Thursday, July 16, 2009

Henry Paulson Admits to Ignorance, Criminal Acts

Hank Paulson Admits He Doesn't Understand Mortgage Securities

This quote, from Newsweek's piece on former Treasury Secretary Hank Paulson, strikes me as a bombshell:
Paulson--by his own admission--was not paying much attention to the way banks were slicing and dicing mortgages and selling them as complex securities. "I didn't understand the retail market; I just wasn't close to it," he told NEWSWEEK.

If Newsweek won't play prosecutor, I will: "Hank Paulson, you were Goldman's chief executive as mortgage securities boomed in 2004-5. Your earned an incredible severance, partly because of it. And you say you didn't understand mortgage securities? How is that remotely possible?"

I'd like to offer a bit of analysis, but all I've got is bewilderment. The reason I find the revolving door between Wall St. and Washington somewhat acceptable is that I think it's important that those who govern Wall Street understand it. But Paulson, by his own admission, didn't really. Think about this: A guy whose $46 million compensation package was made possible by leaving during Goldman's mortgage-security boom "was not paying much attention" to the mortgage-security boom! I don't know if Paulson is fibbing, or if mortgage-securities were such a specialized and esoteric money machine that basically nobody understood what was going on, but either way, this seems devastating.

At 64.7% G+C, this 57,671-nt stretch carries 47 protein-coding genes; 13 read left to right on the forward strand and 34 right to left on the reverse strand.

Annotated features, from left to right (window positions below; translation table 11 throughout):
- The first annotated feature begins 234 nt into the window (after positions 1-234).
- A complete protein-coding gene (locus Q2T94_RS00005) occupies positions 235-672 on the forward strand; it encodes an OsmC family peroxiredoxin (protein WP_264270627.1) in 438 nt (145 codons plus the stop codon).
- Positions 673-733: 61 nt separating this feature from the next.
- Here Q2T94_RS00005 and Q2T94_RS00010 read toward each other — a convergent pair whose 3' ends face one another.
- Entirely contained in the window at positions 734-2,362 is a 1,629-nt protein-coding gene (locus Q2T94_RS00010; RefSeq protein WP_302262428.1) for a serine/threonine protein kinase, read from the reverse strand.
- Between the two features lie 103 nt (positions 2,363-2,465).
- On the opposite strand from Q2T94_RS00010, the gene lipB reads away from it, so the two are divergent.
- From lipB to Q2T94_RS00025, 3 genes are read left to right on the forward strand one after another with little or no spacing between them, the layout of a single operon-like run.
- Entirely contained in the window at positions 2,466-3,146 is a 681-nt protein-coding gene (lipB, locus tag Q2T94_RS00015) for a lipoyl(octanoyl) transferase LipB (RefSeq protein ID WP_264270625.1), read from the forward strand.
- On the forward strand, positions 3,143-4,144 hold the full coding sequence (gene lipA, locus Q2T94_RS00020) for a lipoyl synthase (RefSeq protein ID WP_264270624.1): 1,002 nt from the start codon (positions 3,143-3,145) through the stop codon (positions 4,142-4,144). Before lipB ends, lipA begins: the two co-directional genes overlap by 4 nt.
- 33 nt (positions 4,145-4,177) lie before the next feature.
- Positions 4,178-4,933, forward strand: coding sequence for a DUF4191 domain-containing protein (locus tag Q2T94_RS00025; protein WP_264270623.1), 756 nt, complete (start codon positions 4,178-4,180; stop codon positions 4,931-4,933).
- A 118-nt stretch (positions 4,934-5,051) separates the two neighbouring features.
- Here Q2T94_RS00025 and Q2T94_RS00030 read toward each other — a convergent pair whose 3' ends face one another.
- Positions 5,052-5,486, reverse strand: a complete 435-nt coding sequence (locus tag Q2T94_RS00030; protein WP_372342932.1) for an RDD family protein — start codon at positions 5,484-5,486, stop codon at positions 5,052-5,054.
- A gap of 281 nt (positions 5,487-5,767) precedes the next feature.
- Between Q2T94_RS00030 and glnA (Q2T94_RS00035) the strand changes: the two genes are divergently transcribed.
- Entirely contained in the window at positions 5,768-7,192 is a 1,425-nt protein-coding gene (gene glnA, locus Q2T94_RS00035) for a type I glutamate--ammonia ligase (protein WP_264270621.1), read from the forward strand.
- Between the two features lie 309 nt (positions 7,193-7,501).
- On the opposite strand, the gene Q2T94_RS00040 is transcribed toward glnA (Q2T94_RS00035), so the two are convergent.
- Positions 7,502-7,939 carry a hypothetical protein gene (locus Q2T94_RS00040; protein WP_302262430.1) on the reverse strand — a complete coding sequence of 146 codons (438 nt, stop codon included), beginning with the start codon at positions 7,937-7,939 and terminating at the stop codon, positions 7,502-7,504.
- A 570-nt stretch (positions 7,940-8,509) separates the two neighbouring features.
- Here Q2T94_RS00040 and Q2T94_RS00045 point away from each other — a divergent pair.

I was going to add more here about the BofA deal Paulson brokered but I shall leave that for another time.

The fact remains that these guys all act like the masters of the universe and we are repeatedly told that they deal in financial instruments so complex that the average person can't understand them even if an explanation is attempted. And then you hear how even Paulson - the former CEO of Goldman and Secretary of the Treasury - doesn't understand them either.

So we must ignore the seemingly senseless things that the knowledgeable people at the top are doing on our dime - and worth trillions of dollars too - because they know what they are doing.

Except when they don't.

I know what they are doing: stealing from everyone else. And it's all perfectly legal when you have the power of the federal government behind you.

Seriously, what does the idea of "legal" even mean at this stage? That some bureaucrats co-signed your being robbed?

Big whoop!

P.S. Isn't it just amazing how well Goldman is doing this quarter? It's all an accident, right?